So half our group goes to repark cars while we sit and contemplate who could have called the Polizei. We narrowed it down to the neighbor walking on the sidewalk watching us all go into K's and sighed deeply at the compassion of the Swiss people for those who apparently don't know all the rules. Make that, lack of compassion. S returned and said the Polizei explained that "on the residential streets the cars could not be parked on any part of the sidewalk but that cars could drive up onto the sidewalk in order to avoid the cars parked on the street itself." They were very kind to not give anyone tickets and S thanked them generously for it.

And then S shares the following with us: They (Polizei) asked what the occasion of our gathering was? "we actually meet every Thurs. to study the Bible. Maybe if more people in Switzerland studied the Bible, they would have more compassion and be nicer to others." The Polizei laughed and said "Yes, but then we would be out of a job." S can be very bold.

Understand - S is American born of Swiss parents. She has lived here for 15 yrs and would really like to go back to the States (when her husbands job allows it). She speaks and understands Swiss German, but because she is American by birth and raising, she is still considered an outsider. She hears and understands what they say around her when they think she is 'just' American. They are not always very friendly. Not all, but some. And they have noooo problem calling the Polizei to report if your music is too loud, your car is parked wrong, your party has gone past 11pm and is too loud, you threw something wrong in the garbage, scold your kids if they are too loud, scold you if you have a shared laundry and you are washing clothes not according to the schedule! Shall I stop now? I know, I'm starting to rant.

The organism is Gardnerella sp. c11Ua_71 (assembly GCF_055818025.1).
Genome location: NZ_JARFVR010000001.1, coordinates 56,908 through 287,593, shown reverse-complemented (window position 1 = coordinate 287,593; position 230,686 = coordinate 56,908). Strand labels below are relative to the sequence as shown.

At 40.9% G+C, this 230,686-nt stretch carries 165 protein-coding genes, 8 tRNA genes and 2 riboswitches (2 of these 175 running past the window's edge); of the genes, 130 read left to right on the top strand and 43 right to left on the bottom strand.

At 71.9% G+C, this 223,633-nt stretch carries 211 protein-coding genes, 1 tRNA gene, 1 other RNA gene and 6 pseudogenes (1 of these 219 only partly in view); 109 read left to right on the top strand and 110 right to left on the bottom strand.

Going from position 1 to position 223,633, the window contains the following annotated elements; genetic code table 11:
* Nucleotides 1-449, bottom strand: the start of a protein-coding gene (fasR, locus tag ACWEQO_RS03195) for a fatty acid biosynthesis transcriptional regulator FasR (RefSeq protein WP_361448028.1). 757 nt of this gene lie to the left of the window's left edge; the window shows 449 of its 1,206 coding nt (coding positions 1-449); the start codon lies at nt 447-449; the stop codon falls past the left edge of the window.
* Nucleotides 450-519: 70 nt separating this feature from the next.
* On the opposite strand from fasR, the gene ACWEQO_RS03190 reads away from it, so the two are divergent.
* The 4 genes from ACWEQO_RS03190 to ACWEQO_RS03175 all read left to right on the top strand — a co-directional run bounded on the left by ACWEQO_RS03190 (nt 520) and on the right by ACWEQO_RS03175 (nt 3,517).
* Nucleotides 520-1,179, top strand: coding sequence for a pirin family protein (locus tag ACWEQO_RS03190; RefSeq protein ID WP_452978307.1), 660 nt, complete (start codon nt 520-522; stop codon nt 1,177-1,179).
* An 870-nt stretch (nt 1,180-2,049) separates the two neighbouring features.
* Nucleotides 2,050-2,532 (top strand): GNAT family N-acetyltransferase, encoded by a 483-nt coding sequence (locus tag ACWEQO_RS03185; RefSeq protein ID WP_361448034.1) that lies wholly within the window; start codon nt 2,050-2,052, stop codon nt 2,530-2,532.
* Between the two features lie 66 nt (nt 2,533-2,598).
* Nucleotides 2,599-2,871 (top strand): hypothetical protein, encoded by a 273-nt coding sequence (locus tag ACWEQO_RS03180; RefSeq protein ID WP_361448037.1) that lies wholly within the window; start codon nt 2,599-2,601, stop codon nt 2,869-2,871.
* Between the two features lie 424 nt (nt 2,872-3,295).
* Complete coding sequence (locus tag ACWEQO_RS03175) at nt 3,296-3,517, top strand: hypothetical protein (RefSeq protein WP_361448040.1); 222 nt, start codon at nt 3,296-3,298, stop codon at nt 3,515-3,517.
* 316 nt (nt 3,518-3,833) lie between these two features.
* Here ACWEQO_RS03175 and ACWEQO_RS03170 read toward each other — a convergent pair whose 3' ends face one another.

Even my Swiss neighbor, M, yesterday was saying how some of her friends wonder why she looks to spend time with 'English' people (playdates with us and with a UK family). It is a small country desperately trying to keep certain ways of life afloat. And although technology and innovation are highly respected, they demand a certain quality and maintenance of life (based on generations) which is starting to change as their population changes. If you are not planning on living here long term, they do not invest time in a relationship with you (my friend M is an exception and has said so). They don't necessarily like change - and for a "neutral" country they have pretty strong views politically.

So it makes for interesting conversations and interactions. It also makes me very aware of how I treat others and do I discriminate because they don't speak the same way I do/look the same way? Do I treat others the way I want to be treated? I would say that most of the Americans here agree "we didn't feel quite so American until we moved out of America." It makes you appreciate where you come from. And while you can still enjoy the experience of living in foreign lands - you have the comfort of knowing where 'home' is.

BUT - someday - when it comes time to moving back 'home', we know that will be an adjustment once again. They say it's more often harder to re-integrate to the home country than integrate with the foreign. I can see that - no kalbbratwurst, gluehwein, roesti, local backerei with fun little goodies, efficient train system and the cheese! Oh the cheese!

1 comment:

Josh & Sarah said...

Thanks for the laughs and smiles this morning! Your girls make me laugh! I don't know which made me laugh more, the contract or the "freedom to shop." Classic!